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Archives of an email list on the history of binoculars. - page 133 / 150

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and broken.  There is black leatherette covering on the bino housing, with slight wear on the metal objective lens rings. The optics are in moderately good shape, clear, but not perfect.   The eyepieces are individual focus, with hard plastic rings, no sign of rubber eye cups or any way to mount them.  The right eyepiece has a military reticle.  The prism on that side shows a small spot of deterioration.  Looking in from both ends, the mountings and prisms and lenses otherwise look clear and serviceable, but are not coated.  The left hand prism housing plate has an engraved hammer and sickle device with two pentagon shaped symbols below to each side.  There is a number (possible serial no?) N55xxxxx (don't have it right in front of me at this time).  And below that, the number " 1940r " all engraved in white.  On the forward side of the forward hinge brackets, the number "7" is stamped on both brackets.  No other markings on either the binocular or the hard plastic case.  There is a cushion of rubberized material inside the top of the case.  

I have seen a pair of similar 6x30 binoculars listed on the web, in very bad shape, with a leather case.

Are these possibly East German/Cold War era, rather than Russian origin?  Would it be plausible to assume the number, "1940r" might be a pattern number, rather than a year of origin?  Who has more information about such binoculars?

Gene Lucas

(17250)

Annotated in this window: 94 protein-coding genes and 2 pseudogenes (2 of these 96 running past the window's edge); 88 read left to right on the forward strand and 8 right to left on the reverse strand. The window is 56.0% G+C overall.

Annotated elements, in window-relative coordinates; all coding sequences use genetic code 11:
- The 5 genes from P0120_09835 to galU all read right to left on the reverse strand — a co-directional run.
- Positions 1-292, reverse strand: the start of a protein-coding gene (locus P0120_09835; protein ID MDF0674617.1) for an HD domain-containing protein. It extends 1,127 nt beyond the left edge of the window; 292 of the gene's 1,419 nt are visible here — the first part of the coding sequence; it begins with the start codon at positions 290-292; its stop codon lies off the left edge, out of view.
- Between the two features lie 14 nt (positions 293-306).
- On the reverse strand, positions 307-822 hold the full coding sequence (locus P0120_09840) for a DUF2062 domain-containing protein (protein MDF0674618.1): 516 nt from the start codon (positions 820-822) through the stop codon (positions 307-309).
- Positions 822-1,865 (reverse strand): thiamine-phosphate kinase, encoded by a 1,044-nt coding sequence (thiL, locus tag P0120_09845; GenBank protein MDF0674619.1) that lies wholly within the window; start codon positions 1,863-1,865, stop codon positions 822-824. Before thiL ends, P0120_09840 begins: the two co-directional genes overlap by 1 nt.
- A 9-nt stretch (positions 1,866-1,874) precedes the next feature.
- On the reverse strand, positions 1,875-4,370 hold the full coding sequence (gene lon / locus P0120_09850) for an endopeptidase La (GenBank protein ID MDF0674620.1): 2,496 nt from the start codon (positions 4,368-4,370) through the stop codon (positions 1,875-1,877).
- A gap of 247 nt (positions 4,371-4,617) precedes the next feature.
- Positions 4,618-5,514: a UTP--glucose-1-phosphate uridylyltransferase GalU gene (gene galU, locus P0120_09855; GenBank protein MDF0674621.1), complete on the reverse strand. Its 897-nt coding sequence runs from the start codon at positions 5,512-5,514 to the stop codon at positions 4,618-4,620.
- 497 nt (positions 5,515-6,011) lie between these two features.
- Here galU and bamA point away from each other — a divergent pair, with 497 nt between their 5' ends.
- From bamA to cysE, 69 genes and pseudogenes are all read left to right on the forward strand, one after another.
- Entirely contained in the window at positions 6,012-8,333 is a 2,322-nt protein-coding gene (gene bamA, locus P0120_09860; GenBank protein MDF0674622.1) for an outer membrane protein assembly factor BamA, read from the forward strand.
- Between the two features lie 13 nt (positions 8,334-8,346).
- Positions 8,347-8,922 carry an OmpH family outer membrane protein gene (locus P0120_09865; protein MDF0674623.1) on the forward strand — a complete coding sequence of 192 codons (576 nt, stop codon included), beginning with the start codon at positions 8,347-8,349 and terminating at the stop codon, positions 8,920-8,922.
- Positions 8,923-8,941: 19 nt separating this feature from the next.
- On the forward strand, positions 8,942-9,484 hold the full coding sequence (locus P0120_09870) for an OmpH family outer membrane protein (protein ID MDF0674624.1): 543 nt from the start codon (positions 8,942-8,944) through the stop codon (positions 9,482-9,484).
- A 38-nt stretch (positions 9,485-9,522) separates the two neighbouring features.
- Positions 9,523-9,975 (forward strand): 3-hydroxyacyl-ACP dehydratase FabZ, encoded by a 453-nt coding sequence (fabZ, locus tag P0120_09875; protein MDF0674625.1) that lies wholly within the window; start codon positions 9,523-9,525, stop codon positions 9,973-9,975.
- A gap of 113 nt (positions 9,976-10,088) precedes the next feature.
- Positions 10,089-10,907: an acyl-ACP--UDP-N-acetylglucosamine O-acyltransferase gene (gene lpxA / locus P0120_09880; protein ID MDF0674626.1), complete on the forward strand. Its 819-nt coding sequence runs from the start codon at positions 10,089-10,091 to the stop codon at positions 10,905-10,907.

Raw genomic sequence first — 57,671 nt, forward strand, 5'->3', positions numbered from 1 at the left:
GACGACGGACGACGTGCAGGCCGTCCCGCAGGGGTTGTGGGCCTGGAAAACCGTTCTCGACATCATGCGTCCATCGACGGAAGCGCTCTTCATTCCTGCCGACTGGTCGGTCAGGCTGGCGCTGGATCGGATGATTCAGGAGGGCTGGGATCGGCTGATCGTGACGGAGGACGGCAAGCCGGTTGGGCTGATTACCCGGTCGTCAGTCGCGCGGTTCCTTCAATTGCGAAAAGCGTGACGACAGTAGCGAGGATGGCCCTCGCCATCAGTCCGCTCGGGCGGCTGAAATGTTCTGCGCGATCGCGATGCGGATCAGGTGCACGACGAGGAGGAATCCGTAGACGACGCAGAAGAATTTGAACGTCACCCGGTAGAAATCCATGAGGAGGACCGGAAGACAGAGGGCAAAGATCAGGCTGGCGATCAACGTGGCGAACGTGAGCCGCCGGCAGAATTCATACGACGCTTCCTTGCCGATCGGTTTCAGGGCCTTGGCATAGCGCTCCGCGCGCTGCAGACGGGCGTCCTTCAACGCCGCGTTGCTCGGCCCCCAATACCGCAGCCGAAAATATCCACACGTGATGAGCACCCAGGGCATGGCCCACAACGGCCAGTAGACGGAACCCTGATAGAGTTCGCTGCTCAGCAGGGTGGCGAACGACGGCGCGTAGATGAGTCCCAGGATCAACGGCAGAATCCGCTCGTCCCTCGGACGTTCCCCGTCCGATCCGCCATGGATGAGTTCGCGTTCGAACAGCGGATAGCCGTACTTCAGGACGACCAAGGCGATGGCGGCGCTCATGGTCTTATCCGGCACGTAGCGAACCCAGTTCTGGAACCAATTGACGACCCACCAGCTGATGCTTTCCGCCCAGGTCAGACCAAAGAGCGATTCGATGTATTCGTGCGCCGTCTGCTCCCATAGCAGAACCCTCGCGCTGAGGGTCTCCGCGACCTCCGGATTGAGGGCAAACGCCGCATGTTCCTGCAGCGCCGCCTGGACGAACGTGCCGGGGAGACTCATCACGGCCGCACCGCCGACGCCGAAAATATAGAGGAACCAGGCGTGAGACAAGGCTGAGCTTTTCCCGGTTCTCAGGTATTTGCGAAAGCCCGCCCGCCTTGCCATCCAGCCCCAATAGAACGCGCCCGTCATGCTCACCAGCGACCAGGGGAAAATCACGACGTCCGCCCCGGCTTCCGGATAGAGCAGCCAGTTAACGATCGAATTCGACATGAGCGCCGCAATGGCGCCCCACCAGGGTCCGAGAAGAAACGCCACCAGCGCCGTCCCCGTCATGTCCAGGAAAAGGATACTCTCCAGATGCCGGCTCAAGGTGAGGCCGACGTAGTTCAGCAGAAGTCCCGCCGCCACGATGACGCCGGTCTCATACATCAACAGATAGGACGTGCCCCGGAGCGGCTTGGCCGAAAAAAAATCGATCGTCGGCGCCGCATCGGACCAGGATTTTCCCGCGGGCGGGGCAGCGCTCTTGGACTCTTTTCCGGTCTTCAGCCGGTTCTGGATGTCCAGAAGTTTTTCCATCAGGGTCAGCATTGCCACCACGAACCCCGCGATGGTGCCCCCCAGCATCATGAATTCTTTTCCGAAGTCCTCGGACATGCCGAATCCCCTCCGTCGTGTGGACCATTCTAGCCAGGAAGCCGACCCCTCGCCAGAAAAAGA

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Binocular List #295: 05 May 2004

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Subject: Journals from 1930

From: Peter Abrahams

I found a couple of interesting British articles from 1934 & 1935.

Coutts, W.B.  Optical instruments.  Physical Society's 24th Annual Exhibition.  Journal of Scientific Instruments 11:2 (February 1934) 62-64.

"Messrs NEGRETTI & ZAMBRA exhibited the compocular which is a 6 x 30 prismatic binocular carrying a 2 in. liquid prismatic compass on the right side of the upper plate. By means of a subsidiary prism system about 30 degrees of the compass card can be seen in the field of the right eye-piece."

Coutts, W.B.  Optical instruments.  Physical Society's 25th Annual Exhibition.  Journal of Scientific Instruments 12:2 (February 1935) 56-59.

"Telescopes and Binoculars of improved type were to be seen on the stands of Messrs HENRY HUGHES & SON, LTD., Messrs W. WATSON & SONS, LTD., and Messrs WRAY (OPTICAL WORKS), LTD. The latter firm exhibited the “Raylite”, a new 8 x 30 model with a field of 8.7 degrees and exceptionally light in weight.

The most novel binocular in the exhibition was to be seen in the research section. This was the cleanable prismatic binocular devised by Instructor-Captain T.Y. BAKER and Mr J.F. SUTTON of the Admiralty Research Laboratory, in which all elements can be removed for cleaning and replaced without affecting the adjustment for parallelism. The development of this instrument should be of great service to users of binoculars who reside in hot and damp climates, where binoculars seldom remain clean for reasonably long periods."

Martin, Thomas,  The British Optical Industry in the War.  Journal of Scientific Instruments 23:2 (February 1946) 21-26.

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